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Albert Schweitzer (Organ)

A True Man For All Seasons Performs Bach

1

Schweitzer plays Bach, Volume I

Toccata & Fugue in D minor, BWV 565
Prelude & Fugue in G major, BWV 541
Fugue in G minor, BWV 578
Prelude & Fugue in F minor, BWV 534
Prelude & Fugue in C major, BWV 545
Fantasia & Fugue in G minor, BWV 542
Chorale Settings BWV 654 & 653
Fugue in A minor, BWV 543

Albert Schweitzer (Organ)

Pearl Gemm

1935-1936

CD / TT 74:56

Donald Satz wrote (October 11, 2001):
Albert Schweitzer's is one of the best known names in the history of Western Civilization. A man of consummate intellect, his main loves were theology, medicine, and music. There may be some who assume that Schweitzer just dabbled in music, but he took it seriously and studied extensively under Charles-Marie Widor and wrote books centering on the marrying of intellect and music.

Anyone who doubts the musical abilites and inspiration of Dr Schweitzer need only listen to this Pearl disc to erase all reservations. Schweitzer is a no-nonsense interpreter of great strength and muscularity. He enters Bach's world as if he was born to it, and four of the nine works on the disc deserve nothing but the highest accolades. For me, the combination of his granite power, majestic spirit, and incisiveness result in performances to treasure.

There is one work which is not a good fit for Schweitzer - the Toccata & Fugue BWV 565. The work requires a youthful energy and an atmosphere of mischief; those are qualities rather alien to Schweitzer.

The recorded sound is very good for its time. Static is constant but not intrusive except perhaps for the Fugue BWV 543. The organ sound is well-defined and never acts as a hindrance to the display of Schweitzer's power.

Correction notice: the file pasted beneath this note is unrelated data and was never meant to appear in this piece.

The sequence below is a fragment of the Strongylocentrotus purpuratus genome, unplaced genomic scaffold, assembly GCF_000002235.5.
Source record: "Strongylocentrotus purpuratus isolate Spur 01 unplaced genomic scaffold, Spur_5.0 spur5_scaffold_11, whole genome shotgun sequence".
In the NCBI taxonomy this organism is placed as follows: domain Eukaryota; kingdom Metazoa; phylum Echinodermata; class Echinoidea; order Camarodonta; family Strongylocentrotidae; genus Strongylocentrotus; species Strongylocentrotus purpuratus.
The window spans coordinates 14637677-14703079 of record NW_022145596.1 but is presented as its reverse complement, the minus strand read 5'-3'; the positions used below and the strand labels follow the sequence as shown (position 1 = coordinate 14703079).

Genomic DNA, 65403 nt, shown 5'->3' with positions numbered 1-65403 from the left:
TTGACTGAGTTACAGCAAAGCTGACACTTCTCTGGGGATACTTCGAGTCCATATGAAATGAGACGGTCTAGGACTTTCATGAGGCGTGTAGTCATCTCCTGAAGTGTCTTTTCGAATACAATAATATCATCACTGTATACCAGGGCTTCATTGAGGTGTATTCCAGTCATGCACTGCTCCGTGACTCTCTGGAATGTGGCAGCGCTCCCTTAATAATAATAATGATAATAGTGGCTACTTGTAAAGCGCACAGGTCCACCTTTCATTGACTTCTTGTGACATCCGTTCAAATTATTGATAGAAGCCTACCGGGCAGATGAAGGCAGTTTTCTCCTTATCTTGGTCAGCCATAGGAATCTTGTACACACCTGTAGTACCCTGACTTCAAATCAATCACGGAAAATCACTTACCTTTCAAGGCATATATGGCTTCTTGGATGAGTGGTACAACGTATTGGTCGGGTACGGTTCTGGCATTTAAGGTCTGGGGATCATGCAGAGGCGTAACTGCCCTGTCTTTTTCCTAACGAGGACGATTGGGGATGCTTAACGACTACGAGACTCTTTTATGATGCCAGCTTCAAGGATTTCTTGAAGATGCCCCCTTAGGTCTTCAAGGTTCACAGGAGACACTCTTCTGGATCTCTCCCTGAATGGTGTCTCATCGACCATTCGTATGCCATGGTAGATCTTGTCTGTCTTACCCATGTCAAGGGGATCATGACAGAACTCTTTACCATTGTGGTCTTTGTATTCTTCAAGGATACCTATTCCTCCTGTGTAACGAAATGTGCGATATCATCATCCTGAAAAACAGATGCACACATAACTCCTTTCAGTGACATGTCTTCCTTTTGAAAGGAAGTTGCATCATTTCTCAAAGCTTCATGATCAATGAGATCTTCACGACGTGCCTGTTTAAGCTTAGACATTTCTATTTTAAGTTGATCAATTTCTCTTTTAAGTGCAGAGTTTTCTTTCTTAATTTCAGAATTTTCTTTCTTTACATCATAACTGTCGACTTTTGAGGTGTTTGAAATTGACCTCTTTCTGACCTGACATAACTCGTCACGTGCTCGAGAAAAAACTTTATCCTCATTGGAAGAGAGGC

Below are my musings as I listened to the disc:

Toccata & Fugue in D minor, BWV 565 - Leonhardt's bold, sharp, and powerful performance on Sony/Seon is my standard. Schweitzer is well below Leonhardt's level. The Toccata and Fugue are lower in energy and less sharply delivered; his Fugue is particularly slow and stale in comparison. Also, phrasing can sound a little awkward at times. Overall, Schweitzer's reading is fairly uneventful and eventually loses my interest.

Prelude & Fugue in G major, BWV 541 - Lionel Rogg on Harmonia Mundi plays the Prelude like an explosion of energy; his Fugue is driven and highly exuberant. Wolfgang Rubsam extends Rogg's seven minute reading to almost ten minutes in length; the Prelude's explosion is more angular, muscular, but also of less exhilaration than Rogg's. The same applies to Rubsam's Fugue, although I do find his strength and command very impressive. Schweitzer is as slow as Rubsam and less severe. The energy and vitality supplied by Schweitzer is much stronger here than in BWV 565. This is an excellent version comparable to Rubsam's but not as propulsive as Rogg's.

Fugue in G minor, BWV 578 - Driving yet elegant music which is one of the Bach works that Stokowski orchestrated. As usual, Rogg is excellent with an irresistable rhythm. In comparison, even quicker versions by Christopher Herrick and Olivier Vernet seem whimsical with little drive. Schweitzer does provide more weight and drive than Herrick or Vernet. His reading is a little stern, but the music easily handles it. Also, the rays of light shine through more effectively by contrast. This is a great performance of stature which equals the Rogg version.